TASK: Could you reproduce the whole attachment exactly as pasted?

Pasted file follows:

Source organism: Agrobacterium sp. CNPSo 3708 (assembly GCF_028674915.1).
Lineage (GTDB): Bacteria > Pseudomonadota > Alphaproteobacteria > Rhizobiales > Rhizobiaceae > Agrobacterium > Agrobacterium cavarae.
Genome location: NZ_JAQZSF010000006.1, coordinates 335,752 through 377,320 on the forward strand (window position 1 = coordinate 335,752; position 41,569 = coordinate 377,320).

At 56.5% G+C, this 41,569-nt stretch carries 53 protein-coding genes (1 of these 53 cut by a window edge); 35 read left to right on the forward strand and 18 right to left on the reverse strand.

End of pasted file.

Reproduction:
Source organism: Agrobacterium sp. CNPSo 3708 (assembly GCF_028674915.1).
Lineage (GTDB): Bacteria > Pseudomonadota > Alphaproteobacteria > Rhizobiales > Rhizobiaceae > Agrobacterium > Agrobacterium cavarae.
Genome location: NZ_JAQZSF010000006.1, coordinates 335,752 through 377,320 on the forward strand (window position 1 = coordinate 335,752; position 41,569 = coordinate 377,320).

At 56.5% G+C, this 41,569-nt stretch carries 53 protein-coding genes (1 of these 53 cut by a window edge); 35 read left to right on the forward strand and 18 right to left on the reverse strand.